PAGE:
NEW DELHI: In an important verdict reinforcing bodily and decisional autonomy of the pregnant woman, the Supreme Court on Thursday, also for the first time, recognised marital rape for the purpose of unwanted pregnancy for abortion and held that rape under Medical Termination of Pregnancy Act includes a husband’s act of sexual assault or rape committed on his wife.
Though the protection given to marital rape under penal provision for rape in Indian Penal Code is under challenge in Supreme Court and is pending, today’s verdict recognised it under as far its application in civil law like MTP Act. A bench of Justices D Y Chandrachud, A S Bopanna, J B Pardiwala said that it is not inconceivable that married women become pregnant as a result of their husbands having “raped” them which could be a ground for abortion of unwanted pregnancy.
“Married women may also form part of the class of survivors of sexual assault or rape. The ordinary meaning of the word ‘rape’ is sexual intercourse with a person, without their consent or against their will, regardless of whether such forced intercourse occurs in the context of matrimony. A woman may become pregnant as a result of non-consensual sexual intercourse performed upon her by her husband. We would be remiss in not recognizing that intimate partner violence is a reality and can take the form of rape,” Justice Chandrachud, who penned the verdict for the bench, said.
“The misconception that strangers are exclusively or almost exclusively responsible for sex- and gender-based violence is a deeply regrettable one. Sex- and gender-based violence (in all its forms) within the context of the family has long formed a part of the lived experiences of scores of women,” the bench said.
The court said that MTR Act and IPC are applicable in different speheres and understanding “rape” under the MTP Act as including marital rape did not have the effect of striking down Exception 2 to Section 375 on offence of rape whose validity is to be decided by another bench.
“It is not inconceivable that married women become pregnant as a result of their husbands having “raped” them. The nature of sexual violence and the contours of consent do not undergo a transformation when one decides to marry. The institution of marriage does not influence the answer to the question of whether a woman has consented to sexual relations. If the woman is in an abusive relationship, she may face great difficulty in accessing medical resources or consulting doctors,” it said.
“Notwithstanding Exception 2 to Section 375 of the IPC, the meaning of the words “sexual assault” or “rape” in Rule 3B(a) includes a husband’s act of sexual assault or rape committed on his wife. The meaning of rape must therefore be understood as including marital rape, solely for the purposes of the MTP Act and any rules and regulations framed thereunder. Any other interpretation would have the effect of compelling a woman to give birth to and raise a child with a partner who inflicts mental and physical harm upon her,” the bench said.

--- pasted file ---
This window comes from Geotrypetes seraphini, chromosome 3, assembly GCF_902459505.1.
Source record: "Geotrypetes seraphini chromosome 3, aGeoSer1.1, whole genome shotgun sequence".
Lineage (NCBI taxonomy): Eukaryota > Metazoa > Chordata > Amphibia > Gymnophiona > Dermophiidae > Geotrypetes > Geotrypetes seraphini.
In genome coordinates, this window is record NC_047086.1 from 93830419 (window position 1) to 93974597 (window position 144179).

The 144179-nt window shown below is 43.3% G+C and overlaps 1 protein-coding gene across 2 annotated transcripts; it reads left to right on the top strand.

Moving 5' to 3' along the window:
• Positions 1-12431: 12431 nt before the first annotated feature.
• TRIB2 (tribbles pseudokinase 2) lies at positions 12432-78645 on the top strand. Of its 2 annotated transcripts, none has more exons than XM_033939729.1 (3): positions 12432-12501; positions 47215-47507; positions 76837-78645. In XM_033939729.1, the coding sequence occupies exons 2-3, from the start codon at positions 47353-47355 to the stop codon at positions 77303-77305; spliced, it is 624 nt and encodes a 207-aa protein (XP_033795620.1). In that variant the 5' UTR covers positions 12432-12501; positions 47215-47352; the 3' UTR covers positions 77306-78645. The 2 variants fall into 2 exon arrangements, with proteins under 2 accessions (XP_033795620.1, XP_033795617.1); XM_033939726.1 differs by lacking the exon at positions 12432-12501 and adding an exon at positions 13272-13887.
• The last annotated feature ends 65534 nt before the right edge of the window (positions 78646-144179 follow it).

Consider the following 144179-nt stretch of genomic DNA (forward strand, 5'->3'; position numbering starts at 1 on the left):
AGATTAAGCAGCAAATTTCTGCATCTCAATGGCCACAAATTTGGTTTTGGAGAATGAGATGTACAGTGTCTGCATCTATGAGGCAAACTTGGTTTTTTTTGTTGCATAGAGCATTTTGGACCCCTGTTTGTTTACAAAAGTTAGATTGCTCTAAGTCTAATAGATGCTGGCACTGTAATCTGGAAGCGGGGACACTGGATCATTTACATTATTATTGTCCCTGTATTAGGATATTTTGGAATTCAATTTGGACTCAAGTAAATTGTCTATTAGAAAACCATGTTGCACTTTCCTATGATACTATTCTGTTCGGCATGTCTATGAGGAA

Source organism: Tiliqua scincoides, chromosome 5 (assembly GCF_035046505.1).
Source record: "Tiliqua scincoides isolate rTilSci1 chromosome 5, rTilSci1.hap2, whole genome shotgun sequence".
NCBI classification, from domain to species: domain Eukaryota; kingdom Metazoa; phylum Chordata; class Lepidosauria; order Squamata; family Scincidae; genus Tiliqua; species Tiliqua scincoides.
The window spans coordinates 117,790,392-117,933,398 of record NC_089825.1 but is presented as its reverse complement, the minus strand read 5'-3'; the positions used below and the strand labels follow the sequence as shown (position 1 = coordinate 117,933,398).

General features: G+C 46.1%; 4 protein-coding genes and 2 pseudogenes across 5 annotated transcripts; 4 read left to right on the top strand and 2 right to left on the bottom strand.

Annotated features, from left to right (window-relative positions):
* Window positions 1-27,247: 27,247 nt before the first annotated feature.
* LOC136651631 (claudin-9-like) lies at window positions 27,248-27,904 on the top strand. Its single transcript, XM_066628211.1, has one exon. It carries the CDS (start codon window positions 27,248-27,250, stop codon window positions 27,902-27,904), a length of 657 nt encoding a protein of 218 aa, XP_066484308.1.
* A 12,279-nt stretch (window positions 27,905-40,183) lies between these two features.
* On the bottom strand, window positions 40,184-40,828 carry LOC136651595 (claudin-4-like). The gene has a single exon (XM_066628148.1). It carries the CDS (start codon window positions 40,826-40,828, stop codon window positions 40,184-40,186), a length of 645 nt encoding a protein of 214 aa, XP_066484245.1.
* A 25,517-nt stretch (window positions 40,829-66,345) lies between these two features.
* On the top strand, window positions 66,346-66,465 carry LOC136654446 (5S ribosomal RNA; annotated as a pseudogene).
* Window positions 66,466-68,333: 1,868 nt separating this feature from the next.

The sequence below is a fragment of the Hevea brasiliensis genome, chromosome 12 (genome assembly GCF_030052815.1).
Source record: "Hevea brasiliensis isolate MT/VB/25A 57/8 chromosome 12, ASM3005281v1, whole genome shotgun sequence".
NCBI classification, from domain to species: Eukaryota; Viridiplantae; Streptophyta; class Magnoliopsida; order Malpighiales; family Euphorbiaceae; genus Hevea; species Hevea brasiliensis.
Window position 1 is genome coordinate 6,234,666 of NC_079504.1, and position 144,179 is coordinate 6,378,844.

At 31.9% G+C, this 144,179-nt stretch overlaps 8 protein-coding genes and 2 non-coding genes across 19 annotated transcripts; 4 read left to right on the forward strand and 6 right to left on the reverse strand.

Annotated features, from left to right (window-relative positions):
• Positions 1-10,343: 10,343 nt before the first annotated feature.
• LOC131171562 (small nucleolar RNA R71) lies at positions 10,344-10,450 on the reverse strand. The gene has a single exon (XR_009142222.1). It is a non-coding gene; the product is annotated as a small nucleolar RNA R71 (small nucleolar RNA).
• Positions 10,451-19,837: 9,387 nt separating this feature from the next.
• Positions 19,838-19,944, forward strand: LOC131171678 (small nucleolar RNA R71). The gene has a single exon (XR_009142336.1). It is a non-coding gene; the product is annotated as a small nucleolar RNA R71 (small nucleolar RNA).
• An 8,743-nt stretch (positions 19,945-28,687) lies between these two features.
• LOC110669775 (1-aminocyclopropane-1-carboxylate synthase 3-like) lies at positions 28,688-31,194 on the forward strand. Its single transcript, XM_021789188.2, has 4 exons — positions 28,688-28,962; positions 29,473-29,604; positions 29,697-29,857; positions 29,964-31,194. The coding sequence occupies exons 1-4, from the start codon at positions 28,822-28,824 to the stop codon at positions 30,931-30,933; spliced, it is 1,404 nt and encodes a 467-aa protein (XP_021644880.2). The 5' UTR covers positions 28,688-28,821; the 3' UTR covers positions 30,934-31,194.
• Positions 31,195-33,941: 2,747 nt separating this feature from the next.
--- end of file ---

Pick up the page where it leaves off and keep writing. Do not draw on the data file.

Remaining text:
The court also held that in case of pregnancy arising out of sexual assault it was not necessary that the offender be convicted or criminal case be registered before the pregnant woman can access an abortion,
After a split verdict by Delhi High Court on whether marital rape could be brought within the ambit of offence of rape which at present is exempted, the Supreme Court decided to examine the issue and sought response from the Centre.
A bench of justices Rajiv Shakdher and C Hari Shankar of the HC differed in their reading of the exception under section 375 IPC that shields husbands from a rape charge by wives.
Justice Shakdher, who headed the division bench , had favoured striking down the marital rape exception and said it would be tragic if a married woman’s call for justice is not heard even after 162 years since the enactment of the Indian Penal Code (IPC). But Justice Shankar, had said the exception under the rape law is not unconstitutional and was based on an intelligible differentia having a rational nexus with the object of the exception as well as section 375 (rape) of the IPC itself.
As the High Court had allowed the parties to approach the Supreme Court for a final say on the matter saying it involved substantial questions of law which required a decision by the top court, the PIL petitioners filed appeal in the apex court.
The HC’s split verdict came on PILs filed in 2015 and 2017 by NGOs RIT Foundation, All India Democratic Women’s Association, a man and a woman seeking striking down of the exception granted to husbands under the Indian rape law. Later two NGOs — Men Welfare Trust (MWT) and Hridey — joined the proceedings opposing the batch of petitions seeking criminalisation of marital rape.
Agreeing to hear their plea, the apex court issued notice on petitions challenging Exception 2 to Section 375 which provides that charges of rape cannot be attracted against a man who has non-consensual sex with his wife. The bench said that similar matter was also pending in the court and posted the case for February for hearing.